Minced green garlic, about 1 teaspoon or so
4 or 5 mint leaves, minced
1/4 cup of olive oil or so
salt and pepper to taste

Directions
Remove the fava beans from the large shell. 

 

Bring a pot of water to boil and add the beans.  Simmer for about a minute, drain, and run under cold water to stop the cooking.  Slip the darker bean part out from the slippery lighter green skin.   Discard the skin.

Add the favas, mint, garlic, and salt and pepper to a food processor.  Give it a quick whiz then add the olive oil.  Continue to pulse, adding more olive oil if needed, until it reaches the desired texture.  Add more salt and pepper if necessary and you are good to go.

I spread mine on some fresh bread and topped with some shaved parmesan.

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On Saturday night, we had friends over for dinner.   The farmers market is just incredible right now, with all the wonderful summer produce everywhere, so I had a lot of fun planning out this meal.  Since I tried several new recipes, I’m going to make three posts over the course of this week.  Today, drinks and appetizers.

We aren’t really cocktail people, but I thought it would be fun to try making one.  I found this recipe in Food and Wine, created by Todd Thrasher.  When we lived in DC, we were lucky enough to enjoy his drinks at the wonderful speakeasy-style bar, PX, and as his other home, the absolutely incredible Restaurant Eve.  His drinks were always fantastic, so I knew this drink would be good.

Sweet Basil

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10 basil leaves, plus 1 basil leaf for garnish
Ice
3 ounces Lillet blanc
1/2 ounce gin
1 ounce Simple Syrup (equal parts water and sugar, boiled until the sugar dissolves, and cooled)

In a cocktail shaker, lightly muddle the 10 basil leaves. Add ice and the Lillet, gin and Simple Syrup and shake well.  Strain well, using cheese cloth,  into a chilled glass and garnish with the remaining basil leaf.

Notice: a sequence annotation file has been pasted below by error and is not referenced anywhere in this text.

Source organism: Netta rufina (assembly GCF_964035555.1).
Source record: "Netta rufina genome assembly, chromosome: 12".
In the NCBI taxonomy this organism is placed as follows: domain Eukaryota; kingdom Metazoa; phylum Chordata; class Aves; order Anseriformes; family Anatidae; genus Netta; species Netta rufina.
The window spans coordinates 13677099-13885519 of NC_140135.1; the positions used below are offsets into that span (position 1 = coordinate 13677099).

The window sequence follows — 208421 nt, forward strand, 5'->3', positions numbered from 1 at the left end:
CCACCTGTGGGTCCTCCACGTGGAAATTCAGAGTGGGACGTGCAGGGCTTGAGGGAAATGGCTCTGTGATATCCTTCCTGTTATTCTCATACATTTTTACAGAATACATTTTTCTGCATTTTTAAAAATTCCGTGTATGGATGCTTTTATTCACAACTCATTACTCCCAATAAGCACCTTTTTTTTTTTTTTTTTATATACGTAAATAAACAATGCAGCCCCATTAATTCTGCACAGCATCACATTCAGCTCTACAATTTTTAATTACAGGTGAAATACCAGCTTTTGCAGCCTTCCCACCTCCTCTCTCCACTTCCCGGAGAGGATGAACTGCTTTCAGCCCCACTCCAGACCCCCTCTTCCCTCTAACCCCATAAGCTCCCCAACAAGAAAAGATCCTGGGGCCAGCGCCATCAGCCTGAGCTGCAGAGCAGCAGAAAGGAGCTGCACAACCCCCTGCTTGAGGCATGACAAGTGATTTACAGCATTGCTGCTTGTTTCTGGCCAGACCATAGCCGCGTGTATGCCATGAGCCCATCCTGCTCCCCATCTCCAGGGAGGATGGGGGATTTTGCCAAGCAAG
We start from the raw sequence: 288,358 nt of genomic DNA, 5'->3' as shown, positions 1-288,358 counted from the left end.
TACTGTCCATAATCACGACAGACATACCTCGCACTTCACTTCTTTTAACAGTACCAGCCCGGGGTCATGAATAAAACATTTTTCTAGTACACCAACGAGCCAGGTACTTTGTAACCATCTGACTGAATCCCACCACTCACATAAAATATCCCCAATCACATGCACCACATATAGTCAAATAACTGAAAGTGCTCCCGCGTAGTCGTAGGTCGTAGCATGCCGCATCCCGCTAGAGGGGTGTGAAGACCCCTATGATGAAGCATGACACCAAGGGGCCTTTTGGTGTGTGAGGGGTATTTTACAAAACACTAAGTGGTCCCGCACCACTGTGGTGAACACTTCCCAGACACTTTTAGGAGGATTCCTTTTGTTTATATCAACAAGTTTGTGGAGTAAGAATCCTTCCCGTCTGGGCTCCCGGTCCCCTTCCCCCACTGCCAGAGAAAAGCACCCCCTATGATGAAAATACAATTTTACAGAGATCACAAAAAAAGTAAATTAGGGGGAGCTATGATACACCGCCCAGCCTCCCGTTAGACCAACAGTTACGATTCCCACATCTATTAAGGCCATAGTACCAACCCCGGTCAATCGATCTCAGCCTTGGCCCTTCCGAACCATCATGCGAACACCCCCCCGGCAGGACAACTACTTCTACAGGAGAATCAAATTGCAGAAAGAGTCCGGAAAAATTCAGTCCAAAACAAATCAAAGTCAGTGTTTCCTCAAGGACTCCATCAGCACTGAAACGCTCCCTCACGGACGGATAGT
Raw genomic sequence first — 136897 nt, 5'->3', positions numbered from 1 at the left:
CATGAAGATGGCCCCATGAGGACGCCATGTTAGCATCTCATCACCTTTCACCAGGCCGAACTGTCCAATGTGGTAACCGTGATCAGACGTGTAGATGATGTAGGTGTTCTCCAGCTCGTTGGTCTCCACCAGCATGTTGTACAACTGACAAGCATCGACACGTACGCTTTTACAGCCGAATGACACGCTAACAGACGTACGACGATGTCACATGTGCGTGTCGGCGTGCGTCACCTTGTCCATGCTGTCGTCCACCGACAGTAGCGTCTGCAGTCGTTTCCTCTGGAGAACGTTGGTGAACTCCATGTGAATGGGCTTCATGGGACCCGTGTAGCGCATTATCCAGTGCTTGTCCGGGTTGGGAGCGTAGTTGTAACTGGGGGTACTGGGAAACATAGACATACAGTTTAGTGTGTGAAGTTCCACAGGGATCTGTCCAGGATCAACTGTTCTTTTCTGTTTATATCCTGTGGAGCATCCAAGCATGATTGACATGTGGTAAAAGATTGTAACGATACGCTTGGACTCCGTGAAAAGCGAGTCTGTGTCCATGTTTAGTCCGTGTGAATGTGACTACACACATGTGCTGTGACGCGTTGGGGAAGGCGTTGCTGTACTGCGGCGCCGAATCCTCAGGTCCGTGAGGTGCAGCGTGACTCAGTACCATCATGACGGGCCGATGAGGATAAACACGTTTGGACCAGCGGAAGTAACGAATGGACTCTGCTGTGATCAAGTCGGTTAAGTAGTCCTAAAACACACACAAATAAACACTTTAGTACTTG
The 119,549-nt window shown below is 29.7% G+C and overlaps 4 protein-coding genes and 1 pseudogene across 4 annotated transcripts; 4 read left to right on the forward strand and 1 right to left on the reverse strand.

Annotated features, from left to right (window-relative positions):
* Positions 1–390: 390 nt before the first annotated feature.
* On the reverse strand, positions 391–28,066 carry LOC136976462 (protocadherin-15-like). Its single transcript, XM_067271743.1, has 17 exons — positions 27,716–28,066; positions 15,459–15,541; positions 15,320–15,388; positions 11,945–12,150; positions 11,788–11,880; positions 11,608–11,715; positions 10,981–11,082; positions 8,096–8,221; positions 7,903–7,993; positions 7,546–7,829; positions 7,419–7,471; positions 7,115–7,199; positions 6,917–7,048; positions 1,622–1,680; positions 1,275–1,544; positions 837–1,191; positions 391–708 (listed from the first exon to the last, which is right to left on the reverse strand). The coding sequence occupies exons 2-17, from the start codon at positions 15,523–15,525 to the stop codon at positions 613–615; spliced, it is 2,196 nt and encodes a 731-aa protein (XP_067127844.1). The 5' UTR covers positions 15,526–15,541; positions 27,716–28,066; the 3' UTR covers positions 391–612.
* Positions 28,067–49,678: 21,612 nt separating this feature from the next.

The drink was amazing.  My only complaint is that this drink was very sweet.  I prefer less sweet cocktails, and if  you do, I suggest reducing the simple sugar and the Lillet and increasing the gin by equal amounts to get to a balance that works for you. 

To accompany it, I wanted something mild tasting that wouldn’t taste weird with the basil drink.  I made a simple white bean puree and some pickled crudite.

White Bean Puree

I’ve made this dip a number of times, and each time it turns out differently.  Basically, I throw a can of white beans into the food processor and add whatever is around – herbs, spices, onions, garlic, whatever.  This time, I used 12 scallions, a clove of garlic, juice of half a lemon, and a splash of olive oil.  Add some salt and you are good to go.

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Salt and Sugar Pickles

Back in February, I wrote about the easiest appetizers ever.  I take that back.  These are the easiest appetizers ever.  I got the recipe from the June 2007 Food and Wine.  Mix equal parts sea salt and sugar and sprinkle on cut vegetables.   Let it sit for 5-10 minutes and the mixture quickly brines the vegetables.  Serve immediately, because the vegetables get watery and soggy after about an hour.

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Food and Wine recommends radishes, daikons, cucumbers, and watermelon.  I used radishes and lemon cucumbers, both of which were great.  The salt and sugar mixture is very subtle, but cuts the raw taste of the vegetable just enough, so you feel like you are eating a yummy snack and not just a pile of bland vegetables.  I really think this might become an entertaining staple. 

Later this week, I’ll blog about the sides and the main course.